John Lennon acknowledged having experienced an epiphany while promoting his 1971 album Imagine.
“Now I understand what you have to do: put your political message across with a little honey.”
Lennon started endorsing different extreme political causes in the latter half of the 1960s. He advocated for Native American and African-American rights, displayed interest in feminism (though it’s hard to call him a feminist), and became a prominent opponent of the war.
Lennon had tried everything by the year 1971, including going out on the town, going to protests, and even remaining in bed. He eventually came to the conclusion that using his “larger than Jesus” worldwide power to his advantage was the greatest thing he could do to spread his message. Due to this, he decided to release “Happy Xmas (War is Over)” exactly one month before Christmas Eve, on November 24th, 1971.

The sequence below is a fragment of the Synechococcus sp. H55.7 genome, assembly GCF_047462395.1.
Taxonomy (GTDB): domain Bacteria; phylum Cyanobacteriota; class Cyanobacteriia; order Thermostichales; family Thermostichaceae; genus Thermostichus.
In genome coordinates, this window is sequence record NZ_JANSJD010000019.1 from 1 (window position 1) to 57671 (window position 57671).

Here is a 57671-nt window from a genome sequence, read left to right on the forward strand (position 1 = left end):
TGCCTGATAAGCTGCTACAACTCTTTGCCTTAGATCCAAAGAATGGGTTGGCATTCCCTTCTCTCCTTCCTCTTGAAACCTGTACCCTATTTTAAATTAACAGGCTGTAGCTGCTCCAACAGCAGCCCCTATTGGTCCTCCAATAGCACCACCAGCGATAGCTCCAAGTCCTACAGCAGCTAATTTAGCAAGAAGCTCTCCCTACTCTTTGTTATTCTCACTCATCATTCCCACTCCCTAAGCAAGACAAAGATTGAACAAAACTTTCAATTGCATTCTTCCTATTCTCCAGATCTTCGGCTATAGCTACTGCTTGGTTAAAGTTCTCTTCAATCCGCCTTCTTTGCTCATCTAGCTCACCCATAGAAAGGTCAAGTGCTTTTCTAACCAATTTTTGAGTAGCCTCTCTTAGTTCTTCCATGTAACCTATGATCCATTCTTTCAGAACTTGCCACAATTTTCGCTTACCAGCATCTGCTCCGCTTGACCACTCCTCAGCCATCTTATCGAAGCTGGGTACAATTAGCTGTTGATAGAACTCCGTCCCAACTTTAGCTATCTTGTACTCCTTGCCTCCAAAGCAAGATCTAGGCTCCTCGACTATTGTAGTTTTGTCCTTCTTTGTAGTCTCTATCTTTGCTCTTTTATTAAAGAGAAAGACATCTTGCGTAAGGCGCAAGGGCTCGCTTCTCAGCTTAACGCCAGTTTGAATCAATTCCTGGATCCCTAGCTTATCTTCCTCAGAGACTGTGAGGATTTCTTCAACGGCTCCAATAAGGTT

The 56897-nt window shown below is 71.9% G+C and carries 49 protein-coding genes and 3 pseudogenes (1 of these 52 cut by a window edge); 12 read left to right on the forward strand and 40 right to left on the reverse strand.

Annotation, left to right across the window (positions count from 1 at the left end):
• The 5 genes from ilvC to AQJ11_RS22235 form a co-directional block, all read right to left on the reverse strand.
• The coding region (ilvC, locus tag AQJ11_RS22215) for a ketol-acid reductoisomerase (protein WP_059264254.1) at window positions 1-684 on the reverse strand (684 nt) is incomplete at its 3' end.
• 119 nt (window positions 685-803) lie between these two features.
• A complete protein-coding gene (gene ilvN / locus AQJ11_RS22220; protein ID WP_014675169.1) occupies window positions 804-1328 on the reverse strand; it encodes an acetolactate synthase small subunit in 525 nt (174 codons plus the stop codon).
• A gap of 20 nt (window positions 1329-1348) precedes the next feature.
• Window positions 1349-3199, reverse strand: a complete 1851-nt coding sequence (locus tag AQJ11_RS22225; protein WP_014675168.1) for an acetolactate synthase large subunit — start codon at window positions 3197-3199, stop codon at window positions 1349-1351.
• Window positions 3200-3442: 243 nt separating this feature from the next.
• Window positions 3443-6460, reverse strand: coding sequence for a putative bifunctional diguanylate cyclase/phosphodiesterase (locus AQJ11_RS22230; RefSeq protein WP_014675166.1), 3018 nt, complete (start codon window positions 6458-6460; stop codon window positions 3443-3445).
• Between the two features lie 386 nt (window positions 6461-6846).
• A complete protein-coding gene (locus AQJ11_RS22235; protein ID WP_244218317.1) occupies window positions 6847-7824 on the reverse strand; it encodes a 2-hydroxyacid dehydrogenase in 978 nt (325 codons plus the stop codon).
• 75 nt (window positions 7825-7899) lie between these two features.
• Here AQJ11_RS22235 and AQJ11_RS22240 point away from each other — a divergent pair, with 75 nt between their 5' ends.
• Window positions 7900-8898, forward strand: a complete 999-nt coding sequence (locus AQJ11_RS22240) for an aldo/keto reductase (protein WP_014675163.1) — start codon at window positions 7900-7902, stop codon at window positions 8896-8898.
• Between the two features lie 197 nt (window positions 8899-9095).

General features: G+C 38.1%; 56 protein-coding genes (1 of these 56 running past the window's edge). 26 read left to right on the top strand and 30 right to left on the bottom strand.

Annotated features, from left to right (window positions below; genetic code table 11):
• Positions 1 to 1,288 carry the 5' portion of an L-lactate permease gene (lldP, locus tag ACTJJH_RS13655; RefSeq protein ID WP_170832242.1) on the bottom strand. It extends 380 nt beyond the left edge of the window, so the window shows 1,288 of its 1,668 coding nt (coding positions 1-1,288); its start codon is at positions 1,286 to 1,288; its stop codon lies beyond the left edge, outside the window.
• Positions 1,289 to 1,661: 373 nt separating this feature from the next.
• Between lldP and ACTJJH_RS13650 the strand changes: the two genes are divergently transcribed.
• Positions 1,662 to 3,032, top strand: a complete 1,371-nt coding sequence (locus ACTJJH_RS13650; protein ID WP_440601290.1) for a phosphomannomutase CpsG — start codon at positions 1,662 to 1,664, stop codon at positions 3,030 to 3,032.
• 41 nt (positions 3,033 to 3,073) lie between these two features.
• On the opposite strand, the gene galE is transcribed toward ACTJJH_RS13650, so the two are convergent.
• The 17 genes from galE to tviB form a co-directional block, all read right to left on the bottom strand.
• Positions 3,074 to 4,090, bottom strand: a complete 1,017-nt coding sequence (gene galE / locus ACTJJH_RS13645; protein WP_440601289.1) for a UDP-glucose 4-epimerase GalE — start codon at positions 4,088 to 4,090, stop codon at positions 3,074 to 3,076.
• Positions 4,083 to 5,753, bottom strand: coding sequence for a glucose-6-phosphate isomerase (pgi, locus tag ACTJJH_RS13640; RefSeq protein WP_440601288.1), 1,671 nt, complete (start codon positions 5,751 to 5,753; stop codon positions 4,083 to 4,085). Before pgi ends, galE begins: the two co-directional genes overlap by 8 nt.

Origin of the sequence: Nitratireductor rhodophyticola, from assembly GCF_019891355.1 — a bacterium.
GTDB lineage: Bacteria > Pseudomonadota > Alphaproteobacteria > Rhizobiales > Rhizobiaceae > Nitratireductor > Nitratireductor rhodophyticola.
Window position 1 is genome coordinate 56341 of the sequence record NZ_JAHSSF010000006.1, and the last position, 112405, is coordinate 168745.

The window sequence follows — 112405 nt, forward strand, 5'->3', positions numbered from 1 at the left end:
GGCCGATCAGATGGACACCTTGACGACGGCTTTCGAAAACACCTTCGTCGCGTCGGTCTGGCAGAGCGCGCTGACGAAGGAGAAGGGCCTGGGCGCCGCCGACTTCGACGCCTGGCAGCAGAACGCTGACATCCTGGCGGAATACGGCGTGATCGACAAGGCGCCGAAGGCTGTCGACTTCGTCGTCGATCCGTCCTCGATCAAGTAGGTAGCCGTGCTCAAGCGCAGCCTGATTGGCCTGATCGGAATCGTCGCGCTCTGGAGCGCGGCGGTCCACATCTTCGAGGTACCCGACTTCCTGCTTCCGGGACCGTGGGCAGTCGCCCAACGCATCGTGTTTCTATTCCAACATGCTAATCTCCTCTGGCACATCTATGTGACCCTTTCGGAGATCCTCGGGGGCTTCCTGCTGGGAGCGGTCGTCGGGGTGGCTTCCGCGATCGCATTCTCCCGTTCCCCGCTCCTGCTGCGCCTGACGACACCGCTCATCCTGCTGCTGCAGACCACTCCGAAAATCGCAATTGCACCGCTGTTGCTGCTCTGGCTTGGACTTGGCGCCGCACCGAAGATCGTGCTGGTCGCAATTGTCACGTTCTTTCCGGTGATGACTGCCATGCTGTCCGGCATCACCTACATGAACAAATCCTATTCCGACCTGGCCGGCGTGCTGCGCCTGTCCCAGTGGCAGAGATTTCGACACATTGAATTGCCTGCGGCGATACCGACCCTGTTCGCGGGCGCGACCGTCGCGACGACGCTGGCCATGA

Despite John Lennon’s subsequent assertion that he created “Happy Xmas (War Is Over)” because he was sick of hearing “White Christmas,” the song wasn’t just a promotional effort. After more than two years of the peace movement that started with the two “bed-ins” in March and May of 1969, it finally came. Lennon understood that the support of regular, wage-earning people was necessary for systemic change to be successful.
“The people are unaware,” he said. “It’s like they’re not educated to realise that they have power.”
In order to get their radical message into the homes of regular Americans, John and Yoko came up with a campaign. They wanted to make peace impossible to ignore. They built black-and-white signs reading: “WAR IS OVER! If You Want It – Happy Christmas from John & Yoko,” while leasing billboard locations in 12 significant cities across the globe. but the song itself was what really got the point through.
“Happy Xmas (War Is Over),” a song that was inspired to change the world, serves as a good reminder that the finest Christmas songs aren’t necessarily merry, but they’re almost always sincere. Below, you can hear John Lennon’s lone voice from “Happy Xmas (War Is Over)”.